Netflix continues to deepen its documentary content, adding the Sundance-premiered Icarus to its roster.
The film from Bryan Fogel bowed at the Park City festival Jan. 24 and delves into the Russian doping scandal that plagued the 2016 summer Olympics.
Fogel stars in the film, doping himself to document the changes in his performances while trying to avoid detection. He eventually meets up with the head of Russia’s anti-doping program, Grigory Rodchenkov, who instructs Fogel how to meet his goals – all the while allegations emerged that Rodchenkov ran the large-scale Olympics doping scheme.
“Fogel’s incredible risk-taking has delivered an absorbing real-life thriller that continues to have global reverberations,” said Lisa Nishimura, Netflix VP of original documentaries, in a statement.
The film is an Impact Partners presentation, in association with Chicago Media Project, Diamond Docs and Alex Productions. It was produced by Fogel, Dan Cogan, David Fialkow and Jim Swartz, and was written by Fogel, Mark Monroe and Timothy Rode.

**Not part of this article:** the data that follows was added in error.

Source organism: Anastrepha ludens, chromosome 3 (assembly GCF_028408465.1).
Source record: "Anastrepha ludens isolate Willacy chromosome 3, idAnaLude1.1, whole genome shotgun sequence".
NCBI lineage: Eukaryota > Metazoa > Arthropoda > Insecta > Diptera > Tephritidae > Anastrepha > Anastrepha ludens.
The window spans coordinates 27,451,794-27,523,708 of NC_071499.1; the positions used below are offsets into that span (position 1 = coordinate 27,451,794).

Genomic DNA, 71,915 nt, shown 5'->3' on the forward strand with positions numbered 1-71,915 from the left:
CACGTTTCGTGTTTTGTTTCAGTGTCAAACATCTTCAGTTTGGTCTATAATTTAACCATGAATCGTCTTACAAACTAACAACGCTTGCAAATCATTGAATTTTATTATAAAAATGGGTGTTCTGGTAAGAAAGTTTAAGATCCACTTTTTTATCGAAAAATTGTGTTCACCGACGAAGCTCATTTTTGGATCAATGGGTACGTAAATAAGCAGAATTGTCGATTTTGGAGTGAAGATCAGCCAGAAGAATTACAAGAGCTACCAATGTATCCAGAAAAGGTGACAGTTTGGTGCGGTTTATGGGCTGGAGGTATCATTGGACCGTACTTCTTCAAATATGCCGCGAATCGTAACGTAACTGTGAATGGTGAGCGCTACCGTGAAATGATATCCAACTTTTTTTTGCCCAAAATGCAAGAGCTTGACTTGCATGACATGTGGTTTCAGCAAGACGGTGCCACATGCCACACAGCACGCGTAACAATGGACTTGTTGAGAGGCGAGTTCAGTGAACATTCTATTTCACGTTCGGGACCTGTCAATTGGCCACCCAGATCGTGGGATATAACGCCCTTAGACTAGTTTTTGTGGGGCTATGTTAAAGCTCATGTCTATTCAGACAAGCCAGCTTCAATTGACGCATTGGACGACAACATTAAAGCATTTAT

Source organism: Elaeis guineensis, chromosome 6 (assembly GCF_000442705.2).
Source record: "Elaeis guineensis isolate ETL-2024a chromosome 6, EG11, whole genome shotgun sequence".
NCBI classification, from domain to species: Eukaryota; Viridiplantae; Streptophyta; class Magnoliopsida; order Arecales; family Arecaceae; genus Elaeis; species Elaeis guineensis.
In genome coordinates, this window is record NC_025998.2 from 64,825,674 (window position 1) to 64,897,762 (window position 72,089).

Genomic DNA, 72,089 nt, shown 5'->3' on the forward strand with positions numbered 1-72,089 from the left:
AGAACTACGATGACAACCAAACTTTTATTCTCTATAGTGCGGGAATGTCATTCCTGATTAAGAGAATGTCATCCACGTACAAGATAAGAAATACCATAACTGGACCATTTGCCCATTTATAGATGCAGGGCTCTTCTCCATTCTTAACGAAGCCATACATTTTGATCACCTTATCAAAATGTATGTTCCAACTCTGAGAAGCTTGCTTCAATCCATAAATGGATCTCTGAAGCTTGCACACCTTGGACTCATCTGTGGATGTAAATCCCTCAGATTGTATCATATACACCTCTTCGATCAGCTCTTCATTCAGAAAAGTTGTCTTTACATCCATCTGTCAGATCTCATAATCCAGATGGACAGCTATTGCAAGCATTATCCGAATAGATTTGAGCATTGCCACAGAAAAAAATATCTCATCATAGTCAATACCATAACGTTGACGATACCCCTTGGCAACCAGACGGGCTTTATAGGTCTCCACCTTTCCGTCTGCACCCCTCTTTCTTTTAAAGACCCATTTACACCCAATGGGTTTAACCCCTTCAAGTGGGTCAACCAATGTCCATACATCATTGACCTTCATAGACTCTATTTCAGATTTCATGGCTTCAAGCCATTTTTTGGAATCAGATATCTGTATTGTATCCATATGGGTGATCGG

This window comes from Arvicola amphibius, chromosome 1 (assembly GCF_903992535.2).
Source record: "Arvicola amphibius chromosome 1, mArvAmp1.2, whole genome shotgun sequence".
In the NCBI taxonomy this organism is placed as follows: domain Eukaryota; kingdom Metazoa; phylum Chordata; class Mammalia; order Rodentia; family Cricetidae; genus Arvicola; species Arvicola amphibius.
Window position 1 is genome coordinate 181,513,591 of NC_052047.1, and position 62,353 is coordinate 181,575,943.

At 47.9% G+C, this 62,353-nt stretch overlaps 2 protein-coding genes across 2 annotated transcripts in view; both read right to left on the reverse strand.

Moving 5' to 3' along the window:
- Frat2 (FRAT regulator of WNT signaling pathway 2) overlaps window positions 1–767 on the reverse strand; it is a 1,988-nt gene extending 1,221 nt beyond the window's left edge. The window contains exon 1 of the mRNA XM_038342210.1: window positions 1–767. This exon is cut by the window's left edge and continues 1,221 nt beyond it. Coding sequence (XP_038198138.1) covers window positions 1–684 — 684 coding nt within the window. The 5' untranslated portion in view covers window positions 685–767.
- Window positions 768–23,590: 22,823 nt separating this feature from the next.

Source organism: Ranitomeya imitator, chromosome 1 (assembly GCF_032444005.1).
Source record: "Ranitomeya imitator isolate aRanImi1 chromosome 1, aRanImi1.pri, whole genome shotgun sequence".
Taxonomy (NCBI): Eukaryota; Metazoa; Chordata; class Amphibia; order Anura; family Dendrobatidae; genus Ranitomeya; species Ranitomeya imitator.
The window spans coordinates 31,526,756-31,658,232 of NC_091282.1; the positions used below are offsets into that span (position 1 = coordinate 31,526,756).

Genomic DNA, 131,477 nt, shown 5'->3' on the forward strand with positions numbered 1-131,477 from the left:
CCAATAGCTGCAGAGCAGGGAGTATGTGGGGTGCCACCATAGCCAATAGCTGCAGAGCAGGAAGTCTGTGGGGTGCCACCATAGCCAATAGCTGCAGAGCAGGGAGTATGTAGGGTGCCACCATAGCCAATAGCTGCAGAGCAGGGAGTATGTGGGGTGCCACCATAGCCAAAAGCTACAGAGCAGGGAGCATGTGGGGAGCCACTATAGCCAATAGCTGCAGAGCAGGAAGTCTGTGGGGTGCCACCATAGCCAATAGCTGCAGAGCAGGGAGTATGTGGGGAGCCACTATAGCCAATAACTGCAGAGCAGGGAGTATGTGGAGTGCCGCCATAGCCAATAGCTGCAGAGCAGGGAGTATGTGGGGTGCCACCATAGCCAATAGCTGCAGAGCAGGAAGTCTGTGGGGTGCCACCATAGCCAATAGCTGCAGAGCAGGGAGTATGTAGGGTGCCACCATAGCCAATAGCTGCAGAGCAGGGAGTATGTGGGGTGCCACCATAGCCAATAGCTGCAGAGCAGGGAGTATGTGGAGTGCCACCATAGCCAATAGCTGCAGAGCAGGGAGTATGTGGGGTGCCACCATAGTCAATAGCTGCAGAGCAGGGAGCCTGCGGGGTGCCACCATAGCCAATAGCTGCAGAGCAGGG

Earlier in January, the SVOD platform announced it a worldwide membership milestone of more than 93 million registered users, pulling in more than $8.3 billion in revenue in 2016. And while the company has doubled down on original content (rolling out 600 hours of original content, with plans to boost that to 1,000 hours in 2017), it’s been particularly prolific in its documentary strategy. Most recently it picked up the Exposure Labs’ Chasing Coral (also screened at Sundance); Kitty Green’s Casting JonBenet; Still Point Picture’s Growing Up Coy; Terra Mater Film Studios along with Vulcan Productions and Leo DiCaprio-produced The Ivory Game, among others. It also committed to 20 new non-scripted series for the coming year.